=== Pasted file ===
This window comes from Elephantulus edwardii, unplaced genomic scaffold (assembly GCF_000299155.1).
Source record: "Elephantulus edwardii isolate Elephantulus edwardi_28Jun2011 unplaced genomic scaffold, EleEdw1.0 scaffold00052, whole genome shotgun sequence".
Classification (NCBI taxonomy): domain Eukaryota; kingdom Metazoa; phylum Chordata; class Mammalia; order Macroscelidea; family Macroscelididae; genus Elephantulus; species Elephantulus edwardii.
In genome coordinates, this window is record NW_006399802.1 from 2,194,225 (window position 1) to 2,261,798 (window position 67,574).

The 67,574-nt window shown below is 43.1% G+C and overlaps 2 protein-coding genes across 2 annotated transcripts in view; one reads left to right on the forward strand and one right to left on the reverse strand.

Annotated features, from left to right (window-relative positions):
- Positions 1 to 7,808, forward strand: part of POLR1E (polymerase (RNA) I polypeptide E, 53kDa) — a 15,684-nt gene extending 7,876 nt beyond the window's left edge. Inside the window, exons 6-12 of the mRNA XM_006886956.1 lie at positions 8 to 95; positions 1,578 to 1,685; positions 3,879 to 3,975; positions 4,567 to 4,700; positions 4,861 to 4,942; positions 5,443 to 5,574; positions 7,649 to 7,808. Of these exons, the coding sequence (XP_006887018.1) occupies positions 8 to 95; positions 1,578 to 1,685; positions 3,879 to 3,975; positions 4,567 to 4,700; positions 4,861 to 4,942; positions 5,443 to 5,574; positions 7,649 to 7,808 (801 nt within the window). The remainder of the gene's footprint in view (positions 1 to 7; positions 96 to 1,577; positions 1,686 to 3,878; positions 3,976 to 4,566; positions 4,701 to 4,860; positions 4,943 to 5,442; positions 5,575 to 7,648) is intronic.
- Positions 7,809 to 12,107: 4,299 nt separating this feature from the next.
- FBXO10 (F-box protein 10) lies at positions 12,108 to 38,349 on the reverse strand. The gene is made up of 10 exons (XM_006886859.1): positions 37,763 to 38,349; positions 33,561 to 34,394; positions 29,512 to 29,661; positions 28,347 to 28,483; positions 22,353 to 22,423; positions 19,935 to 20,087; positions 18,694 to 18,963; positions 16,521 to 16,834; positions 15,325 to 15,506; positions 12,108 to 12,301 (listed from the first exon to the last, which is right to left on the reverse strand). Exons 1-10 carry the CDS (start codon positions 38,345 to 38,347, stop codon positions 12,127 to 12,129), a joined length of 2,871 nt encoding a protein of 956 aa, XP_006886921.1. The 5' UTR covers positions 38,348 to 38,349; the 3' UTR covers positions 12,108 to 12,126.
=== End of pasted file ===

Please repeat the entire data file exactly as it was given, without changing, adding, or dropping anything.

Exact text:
This window comes from Elephantulus edwardii, unplaced genomic scaffold (assembly GCF_000299155.1).
Source record: "Elephantulus edwardii isolate Elephantulus edwardi_28Jun2011 unplaced genomic scaffold, EleEdw1.0 scaffold00052, whole genome shotgun sequence".
Classification (NCBI taxonomy): domain Eukaryota; kingdom Metazoa; phylum Chordata; class Mammalia; order Macroscelidea; family Macroscelididae; genus Elephantulus; species Elephantulus edwardii.
In genome coordinates, this window is record NW_006399802.1 from 2,194,225 (window position 1) to 2,261,798 (window position 67,574).

The 67,574-nt window shown below is 43.1% G+C and overlaps 2 protein-coding genes across 2 annotated transcripts in view; one reads left to right on the forward strand and one right to left on the reverse strand.

Annotated features, from left to right (window-relative positions):
- Positions 1 to 7,808, forward strand: part of POLR1E (polymerase (RNA) I polypeptide E, 53kDa) — a 15,684-nt gene extending 7,876 nt beyond the window's left edge. Inside the window, exons 6-12 of the mRNA XM_006886956.1 lie at positions 8 to 95; positions 1,578 to 1,685; positions 3,879 to 3,975; positions 4,567 to 4,700; positions 4,861 to 4,942; positions 5,443 to 5,574; positions 7,649 to 7,808. Of these exons, the coding sequence (XP_006887018.1) occupies positions 8 to 95; positions 1,578 to 1,685; positions 3,879 to 3,975; positions 4,567 to 4,700; positions 4,861 to 4,942; positions 5,443 to 5,574; positions 7,649 to 7,808 (801 nt within the window). The remainder of the gene's footprint in view (positions 1 to 7; positions 96 to 1,577; positions 1,686 to 3,878; positions 3,976 to 4,566; positions 4,701 to 4,860; positions 4,943 to 5,442; positions 5,575 to 7,648) is intronic.
- Positions 7,809 to 12,107: 4,299 nt separating this feature from the next.
- FBXO10 (F-box protein 10) lies at positions 12,108 to 38,349 on the reverse strand. The gene is made up of 10 exons (XM_006886859.1): positions 37,763 to 38,349; positions 33,561 to 34,394; positions 29,512 to 29,661; positions 28,347 to 28,483; positions 22,353 to 22,423; positions 19,935 to 20,087; positions 18,694 to 18,963; positions 16,521 to 16,834; positions 15,325 to 15,506; positions 12,108 to 12,301 (listed from the first exon to the last, which is right to left on the reverse strand). Exons 1-10 carry the CDS (start codon positions 38,345 to 38,347, stop codon positions 12,127 to 12,129), a joined length of 2,871 nt encoding a protein of 956 aa, XP_006886921.1. The 5' UTR covers positions 38,348 to 38,349; the 3' UTR covers positions 12,108 to 12,126.